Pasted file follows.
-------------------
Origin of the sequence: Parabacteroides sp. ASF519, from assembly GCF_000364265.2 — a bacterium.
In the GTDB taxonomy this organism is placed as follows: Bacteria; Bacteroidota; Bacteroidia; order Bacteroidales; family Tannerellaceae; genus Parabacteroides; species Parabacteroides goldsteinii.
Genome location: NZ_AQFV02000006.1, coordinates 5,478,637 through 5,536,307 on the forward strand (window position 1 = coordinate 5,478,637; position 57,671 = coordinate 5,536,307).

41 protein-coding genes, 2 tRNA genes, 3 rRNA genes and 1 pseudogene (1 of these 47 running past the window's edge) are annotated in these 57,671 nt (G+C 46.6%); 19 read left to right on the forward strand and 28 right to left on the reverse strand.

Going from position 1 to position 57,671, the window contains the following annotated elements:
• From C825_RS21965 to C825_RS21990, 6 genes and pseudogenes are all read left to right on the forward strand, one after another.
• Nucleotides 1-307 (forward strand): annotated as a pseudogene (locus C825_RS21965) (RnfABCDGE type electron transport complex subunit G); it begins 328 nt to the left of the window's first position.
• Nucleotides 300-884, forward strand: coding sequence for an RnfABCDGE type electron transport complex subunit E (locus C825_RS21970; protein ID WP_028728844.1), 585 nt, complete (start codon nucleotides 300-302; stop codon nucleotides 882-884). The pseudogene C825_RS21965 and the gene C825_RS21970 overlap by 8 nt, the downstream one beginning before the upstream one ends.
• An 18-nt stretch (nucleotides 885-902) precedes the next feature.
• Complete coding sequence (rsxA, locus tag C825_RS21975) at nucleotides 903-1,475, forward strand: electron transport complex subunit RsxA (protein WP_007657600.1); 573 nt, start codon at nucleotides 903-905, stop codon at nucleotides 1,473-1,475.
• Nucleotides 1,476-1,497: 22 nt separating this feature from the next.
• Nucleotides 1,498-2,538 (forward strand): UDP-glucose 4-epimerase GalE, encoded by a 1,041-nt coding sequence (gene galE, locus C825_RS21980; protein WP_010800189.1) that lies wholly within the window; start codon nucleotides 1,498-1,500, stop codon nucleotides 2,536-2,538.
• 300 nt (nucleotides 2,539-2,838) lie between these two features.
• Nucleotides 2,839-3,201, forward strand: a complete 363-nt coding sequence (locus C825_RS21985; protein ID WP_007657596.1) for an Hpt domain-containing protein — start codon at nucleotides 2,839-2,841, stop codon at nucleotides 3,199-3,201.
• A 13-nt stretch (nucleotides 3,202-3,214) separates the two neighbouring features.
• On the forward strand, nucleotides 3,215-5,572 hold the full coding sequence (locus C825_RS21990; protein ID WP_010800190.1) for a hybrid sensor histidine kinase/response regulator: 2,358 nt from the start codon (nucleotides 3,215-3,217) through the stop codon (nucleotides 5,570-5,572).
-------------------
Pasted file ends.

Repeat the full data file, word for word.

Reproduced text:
Origin of the sequence: Parabacteroides sp. ASF519, from assembly GCF_000364265.2 — a bacterium.
In the GTDB taxonomy this organism is placed as follows: Bacteria; Bacteroidota; Bacteroidia; order Bacteroidales; family Tannerellaceae; genus Parabacteroides; species Parabacteroides goldsteinii.
Genome location: NZ_AQFV02000006.1, coordinates 5,478,637 through 5,536,307 on the forward strand (window position 1 = coordinate 5,478,637; position 57,671 = coordinate 5,536,307).

41 protein-coding genes, 2 tRNA genes, 3 rRNA genes and 1 pseudogene (1 of these 47 running past the window's edge) are annotated in these 57,671 nt (G+C 46.6%); 19 read left to right on the forward strand and 28 right to left on the reverse strand.

Going from position 1 to position 57,671, the window contains the following annotated elements:
• From C825_RS21965 to C825_RS21990, 6 genes and pseudogenes are all read left to right on the forward strand, one after another.
• Nucleotides 1-307 (forward strand): annotated as a pseudogene (locus C825_RS21965) (RnfABCDGE type electron transport complex subunit G); it begins 328 nt to the left of the window's first position.
• Nucleotides 300-884, forward strand: coding sequence for an RnfABCDGE type electron transport complex subunit E (locus C825_RS21970; protein ID WP_028728844.1), 585 nt, complete (start codon nucleotides 300-302; stop codon nucleotides 882-884). The pseudogene C825_RS21965 and the gene C825_RS21970 overlap by 8 nt, the downstream one beginning before the upstream one ends.
• An 18-nt stretch (nucleotides 885-902) precedes the next feature.
• Complete coding sequence (rsxA, locus tag C825_RS21975) at nucleotides 903-1,475, forward strand: electron transport complex subunit RsxA (protein WP_007657600.1); 573 nt, start codon at nucleotides 903-905, stop codon at nucleotides 1,473-1,475.
• Nucleotides 1,476-1,497: 22 nt separating this feature from the next.
• Nucleotides 1,498-2,538 (forward strand): UDP-glucose 4-epimerase GalE, encoded by a 1,041-nt coding sequence (gene galE, locus C825_RS21980; protein WP_010800189.1) that lies wholly within the window; start codon nucleotides 1,498-1,500, stop codon nucleotides 2,536-2,538.
• 300 nt (nucleotides 2,539-2,838) lie between these two features.
• Nucleotides 2,839-3,201, forward strand: a complete 363-nt coding sequence (locus C825_RS21985; protein ID WP_007657596.1) for an Hpt domain-containing protein — start codon at nucleotides 2,839-2,841, stop codon at nucleotides 3,199-3,201.
• A 13-nt stretch (nucleotides 3,202-3,214) separates the two neighbouring features.
• On the forward strand, nucleotides 3,215-5,572 hold the full coding sequence (locus C825_RS21990; protein ID WP_010800190.1) for a hybrid sensor histidine kinase/response regulator: 2,358 nt from the start codon (nucleotides 3,215-3,217) through the stop codon (nucleotides 5,570-5,572).